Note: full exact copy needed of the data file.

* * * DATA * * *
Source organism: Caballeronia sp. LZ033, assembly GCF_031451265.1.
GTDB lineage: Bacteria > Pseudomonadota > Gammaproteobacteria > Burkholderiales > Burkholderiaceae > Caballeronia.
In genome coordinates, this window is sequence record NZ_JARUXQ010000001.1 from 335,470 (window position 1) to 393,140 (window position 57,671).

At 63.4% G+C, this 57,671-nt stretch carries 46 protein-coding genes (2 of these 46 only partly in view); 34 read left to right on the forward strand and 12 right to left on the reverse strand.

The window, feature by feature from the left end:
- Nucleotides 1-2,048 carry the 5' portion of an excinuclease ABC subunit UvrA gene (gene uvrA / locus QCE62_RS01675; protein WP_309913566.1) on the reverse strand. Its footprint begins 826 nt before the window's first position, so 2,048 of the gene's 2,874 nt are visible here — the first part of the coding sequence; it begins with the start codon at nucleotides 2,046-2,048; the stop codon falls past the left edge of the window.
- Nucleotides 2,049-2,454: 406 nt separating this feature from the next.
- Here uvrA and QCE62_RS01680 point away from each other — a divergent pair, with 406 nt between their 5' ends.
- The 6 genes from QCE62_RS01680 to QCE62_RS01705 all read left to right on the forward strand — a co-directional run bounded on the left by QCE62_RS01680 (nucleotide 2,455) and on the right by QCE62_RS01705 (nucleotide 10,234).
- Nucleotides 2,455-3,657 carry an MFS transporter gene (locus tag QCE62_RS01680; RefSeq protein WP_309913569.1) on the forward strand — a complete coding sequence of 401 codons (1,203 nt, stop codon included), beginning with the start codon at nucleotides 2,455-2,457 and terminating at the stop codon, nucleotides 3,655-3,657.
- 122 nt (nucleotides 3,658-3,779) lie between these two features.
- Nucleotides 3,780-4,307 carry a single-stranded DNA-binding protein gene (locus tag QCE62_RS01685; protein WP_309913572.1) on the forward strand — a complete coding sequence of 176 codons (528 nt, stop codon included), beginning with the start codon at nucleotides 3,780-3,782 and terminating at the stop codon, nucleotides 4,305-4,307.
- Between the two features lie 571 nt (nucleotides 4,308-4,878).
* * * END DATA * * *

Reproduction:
Source organism: Caballeronia sp. LZ033, assembly GCF_031451265.1.
GTDB lineage: Bacteria > Pseudomonadota > Gammaproteobacteria > Burkholderiales > Burkholderiaceae > Caballeronia.
In genome coordinates, this window is sequence record NZ_JARUXQ010000001.1 from 335,470 (window position 1) to 393,140 (window position 57,671).

At 63.4% G+C, this 57,671-nt stretch carries 46 protein-coding genes (2 of these 46 only partly in view); 34 read left to right on the forward strand and 12 right to left on the reverse strand.

The window, feature by feature from the left end:
- Nucleotides 1-2,048 carry the 5' portion of an excinuclease ABC subunit UvrA gene (gene uvrA / locus QCE62_RS01675; protein WP_309913566.1) on the reverse strand. Its footprint begins 826 nt before the window's first position, so 2,048 of the gene's 2,874 nt are visible here — the first part of the coding sequence; it begins with the start codon at nucleotides 2,046-2,048; the stop codon falls past the left edge of the window.
- Nucleotides 2,049-2,454: 406 nt separating this feature from the next.
- Here uvrA and QCE62_RS01680 point away from each other — a divergent pair, with 406 nt between their 5' ends.
- The 6 genes from QCE62_RS01680 to QCE62_RS01705 all read left to right on the forward strand — a co-directional run bounded on the left by QCE62_RS01680 (nucleotide 2,455) and on the right by QCE62_RS01705 (nucleotide 10,234).
- Nucleotides 2,455-3,657 carry an MFS transporter gene (locus tag QCE62_RS01680; RefSeq protein WP_309913569.1) on the forward strand — a complete coding sequence of 401 codons (1,203 nt, stop codon included), beginning with the start codon at nucleotides 2,455-2,457 and terminating at the stop codon, nucleotides 3,655-3,657.
- 122 nt (nucleotides 3,658-3,779) lie between these two features.
- Nucleotides 3,780-4,307 carry a single-stranded DNA-binding protein gene (locus tag QCE62_RS01685; protein WP_309913572.1) on the forward strand — a complete coding sequence of 176 codons (528 nt, stop codon included), beginning with the start codon at nucleotides 3,780-3,782 and terminating at the stop codon, nucleotides 4,305-4,307.
- Between the two features lie 571 nt (nucleotides 4,308-4,878).